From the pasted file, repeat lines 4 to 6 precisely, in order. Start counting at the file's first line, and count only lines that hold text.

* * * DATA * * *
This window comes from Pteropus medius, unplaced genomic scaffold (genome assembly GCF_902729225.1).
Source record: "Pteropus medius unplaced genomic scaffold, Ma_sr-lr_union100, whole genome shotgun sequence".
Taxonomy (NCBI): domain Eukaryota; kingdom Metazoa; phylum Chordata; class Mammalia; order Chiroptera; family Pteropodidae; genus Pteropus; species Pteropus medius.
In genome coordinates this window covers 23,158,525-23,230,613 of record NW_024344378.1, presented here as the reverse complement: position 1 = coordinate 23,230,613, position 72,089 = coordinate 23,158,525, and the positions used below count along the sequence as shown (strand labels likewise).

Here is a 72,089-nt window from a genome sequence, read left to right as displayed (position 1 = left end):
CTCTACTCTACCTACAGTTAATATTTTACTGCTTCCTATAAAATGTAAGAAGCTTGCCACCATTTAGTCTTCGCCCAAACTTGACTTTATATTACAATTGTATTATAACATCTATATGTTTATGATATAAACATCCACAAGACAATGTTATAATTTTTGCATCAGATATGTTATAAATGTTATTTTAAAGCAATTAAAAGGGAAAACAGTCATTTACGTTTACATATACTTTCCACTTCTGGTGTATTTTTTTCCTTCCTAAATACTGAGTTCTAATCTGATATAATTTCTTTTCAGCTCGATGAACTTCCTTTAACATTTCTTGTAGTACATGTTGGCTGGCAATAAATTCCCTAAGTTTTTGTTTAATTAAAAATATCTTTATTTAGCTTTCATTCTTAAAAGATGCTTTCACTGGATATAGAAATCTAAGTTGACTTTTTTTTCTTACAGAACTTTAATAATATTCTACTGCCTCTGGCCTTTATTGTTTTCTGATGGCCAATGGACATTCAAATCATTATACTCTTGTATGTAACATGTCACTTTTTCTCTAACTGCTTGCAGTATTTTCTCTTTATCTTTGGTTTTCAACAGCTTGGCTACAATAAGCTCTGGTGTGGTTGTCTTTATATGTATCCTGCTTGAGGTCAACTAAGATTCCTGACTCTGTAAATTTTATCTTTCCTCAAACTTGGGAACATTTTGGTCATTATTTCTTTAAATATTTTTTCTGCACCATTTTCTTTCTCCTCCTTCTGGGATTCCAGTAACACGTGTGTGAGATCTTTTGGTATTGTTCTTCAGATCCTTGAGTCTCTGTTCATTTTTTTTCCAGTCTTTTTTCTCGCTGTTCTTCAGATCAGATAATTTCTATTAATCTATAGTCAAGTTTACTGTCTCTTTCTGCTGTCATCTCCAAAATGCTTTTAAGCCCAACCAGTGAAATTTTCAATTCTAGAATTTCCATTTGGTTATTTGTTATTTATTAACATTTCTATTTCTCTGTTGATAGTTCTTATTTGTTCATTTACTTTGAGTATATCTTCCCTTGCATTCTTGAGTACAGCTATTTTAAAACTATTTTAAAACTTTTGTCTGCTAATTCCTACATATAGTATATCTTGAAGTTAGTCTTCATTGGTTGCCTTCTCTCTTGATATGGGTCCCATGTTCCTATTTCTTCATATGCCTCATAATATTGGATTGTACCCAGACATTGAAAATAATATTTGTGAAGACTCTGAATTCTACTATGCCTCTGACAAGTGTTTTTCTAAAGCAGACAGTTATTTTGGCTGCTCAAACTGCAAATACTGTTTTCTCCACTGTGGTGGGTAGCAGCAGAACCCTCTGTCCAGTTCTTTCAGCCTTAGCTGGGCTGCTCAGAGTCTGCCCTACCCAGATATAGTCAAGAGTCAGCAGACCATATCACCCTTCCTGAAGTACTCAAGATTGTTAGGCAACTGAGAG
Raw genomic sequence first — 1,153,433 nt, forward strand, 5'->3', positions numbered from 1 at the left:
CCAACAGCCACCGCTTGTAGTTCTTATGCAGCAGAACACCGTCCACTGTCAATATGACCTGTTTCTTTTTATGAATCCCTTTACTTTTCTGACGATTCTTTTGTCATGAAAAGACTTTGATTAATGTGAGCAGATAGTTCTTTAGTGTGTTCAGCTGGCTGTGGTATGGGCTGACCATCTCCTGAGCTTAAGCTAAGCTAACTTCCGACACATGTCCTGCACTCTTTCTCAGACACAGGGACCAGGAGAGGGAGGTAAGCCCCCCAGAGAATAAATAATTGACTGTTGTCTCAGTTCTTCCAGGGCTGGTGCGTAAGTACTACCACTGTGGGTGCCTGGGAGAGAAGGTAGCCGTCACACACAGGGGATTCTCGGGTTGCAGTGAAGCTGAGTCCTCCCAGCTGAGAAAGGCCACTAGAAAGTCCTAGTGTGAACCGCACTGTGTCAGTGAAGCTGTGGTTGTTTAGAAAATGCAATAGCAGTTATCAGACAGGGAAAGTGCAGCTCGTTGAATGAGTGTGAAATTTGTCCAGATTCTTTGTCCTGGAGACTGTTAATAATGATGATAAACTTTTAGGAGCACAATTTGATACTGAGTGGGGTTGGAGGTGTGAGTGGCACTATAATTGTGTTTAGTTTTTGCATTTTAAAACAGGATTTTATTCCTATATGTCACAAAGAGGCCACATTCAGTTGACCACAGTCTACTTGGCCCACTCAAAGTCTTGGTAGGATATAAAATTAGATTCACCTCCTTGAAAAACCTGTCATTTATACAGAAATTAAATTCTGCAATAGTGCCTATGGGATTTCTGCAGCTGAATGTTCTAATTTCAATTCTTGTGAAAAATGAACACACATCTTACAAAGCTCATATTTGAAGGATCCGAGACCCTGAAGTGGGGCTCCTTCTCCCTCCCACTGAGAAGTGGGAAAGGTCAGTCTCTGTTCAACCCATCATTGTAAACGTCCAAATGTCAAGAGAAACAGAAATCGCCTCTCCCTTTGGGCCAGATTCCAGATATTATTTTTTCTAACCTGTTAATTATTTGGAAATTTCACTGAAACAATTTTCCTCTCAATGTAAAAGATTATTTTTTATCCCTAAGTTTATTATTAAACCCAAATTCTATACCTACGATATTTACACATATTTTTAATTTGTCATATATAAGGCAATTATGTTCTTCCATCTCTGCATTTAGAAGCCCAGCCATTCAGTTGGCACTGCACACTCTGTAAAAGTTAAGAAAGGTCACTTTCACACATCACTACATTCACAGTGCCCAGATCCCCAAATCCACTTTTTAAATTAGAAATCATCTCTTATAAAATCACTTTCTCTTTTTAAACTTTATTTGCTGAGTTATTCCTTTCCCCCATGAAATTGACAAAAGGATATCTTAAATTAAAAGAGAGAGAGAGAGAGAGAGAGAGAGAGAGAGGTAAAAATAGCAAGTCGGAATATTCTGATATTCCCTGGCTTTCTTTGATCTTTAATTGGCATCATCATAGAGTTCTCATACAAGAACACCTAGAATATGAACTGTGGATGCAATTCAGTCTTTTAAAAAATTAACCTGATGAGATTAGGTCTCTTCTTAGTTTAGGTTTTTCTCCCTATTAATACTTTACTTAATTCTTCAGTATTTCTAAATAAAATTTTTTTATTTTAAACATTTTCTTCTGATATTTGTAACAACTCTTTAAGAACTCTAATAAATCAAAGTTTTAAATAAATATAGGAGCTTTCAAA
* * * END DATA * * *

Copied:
In genome coordinates this window covers 23,158,525-23,230,613 of record NW_024344378.1, presented here as the reverse complement: position 1 = coordinate 23,230,613, position 72,089 = coordinate 23,158,525, and the positions used below count along the sequence as shown (strand labels likewise).

Here is a 72,089-nt window from a genome sequence, read left to right as displayed (position 1 = left end):
CTCTACTCTACCTACAGTTAATATTTTACTGCTTCCTATAAAATGTAAGAAGCTTGCCACCATTTAGTCTTCGCCCAAACTTGACTTTATATTACAATTGTATTATAACATCTATATGTTTATGATATAAACATCCACAAGACAATGTTATAATTTTTGCATCAGATATGTTATAAATGTTATTTTAAAGCAATTAAAAGGGAAAACAGTCATTTACGTTTACATATACTTTCCACTTCTGGTGTATTTTTTTCCTTCCTAAATACTGAGTTCTAATCTGATATAATTTCTTTTCAGCTCGATGAACTTCCTTTAACATTTCTTGTAGTACATGTTGGCTGGCAATAAATTCCCTAAGTTTTTGTTTAATTAAAAATATCTTTATTTAGCTTTCATTCTTAAAAGATGCTTTCACTGGATATAGAAATCTAAGTTGACTTTTTTTTCTTACAGAACTTTAATAATATTCTACTGCCTCTGGCCTTTATTGTTTTCTGATGGCCAATGGACATTCAAATCATTATACTCTTGTATGTAACATGTCACTTTTTCTCTAACTGCTTGCAGTATTTTCTCTTTATCTTTGGTTTTCAACAGCTTGGCTACAATAAGCTCTGGTGTGGTTGTCTTTATATGTATCCTGCTTGAGGTCAACTAAGATTCCTGACTCTGTAAATTTTATCTTTCCTCAAACTTGGGAACATTTTGGTCATTATTTCTTTAAATATTTTTTCTGCACCATTTTCTTTCTCCTCCTTCTGGGATTCCAGTAACACGTGTGTGAGATCTTTTGGTATTGTTCTTCAGATCCTTGAGTCTCTGTTCATTTTTTTTCCAGTCTTTTTTCTCGCTGTTCTTCAGATCAGATAATTTCTATTAATCTATAGTCAAGTTTACTGTCTCTTTCTGCTGTCATCTCCAAAATGCTTTTAAGCCCAACCAGTGAAATTTTCAATTCTAGAATTTCCATTTGGTTATTTGTTATTTATTAACATTTCTATTTCTCTGTTGATAGTTCTTATTTGTTCATTTACTTTGAGTATATCTTCCCTTGCATTCTTGAGTACAGCTATTTTAAAACTATTTTAAAACTTTTGTCTGCTAATTCCTACATATAGTATATCTTGAAGTTAGTCTTCATTGGTTGCCTTCTCTCTTGATATGGGTCCCATGTTCCTATTTCTTCATATGCCTCATAATATTGGATTGTACCCAGACATTGAAAATAATATTTGTGAAGACTCTGAATTCTACTATGCCTCTGACAAGTGTTTTTCTAAAGCAGACAGTTATTTTGGCTGCTCAAACTGCAAATACTGTTTTCTCCACTGTGGTGGGTAGCAGCAGAACCCTCTGTCCAGTTCTTTCAGCCTTAGCTGGGCTGCTCAGAGTCTGCCCTACCCAGATATAGTCAAGAGTCAGCAGACCATATCACCCTTCCTGAAGTACTCAAGATTGTTAGGCAACTGAGAG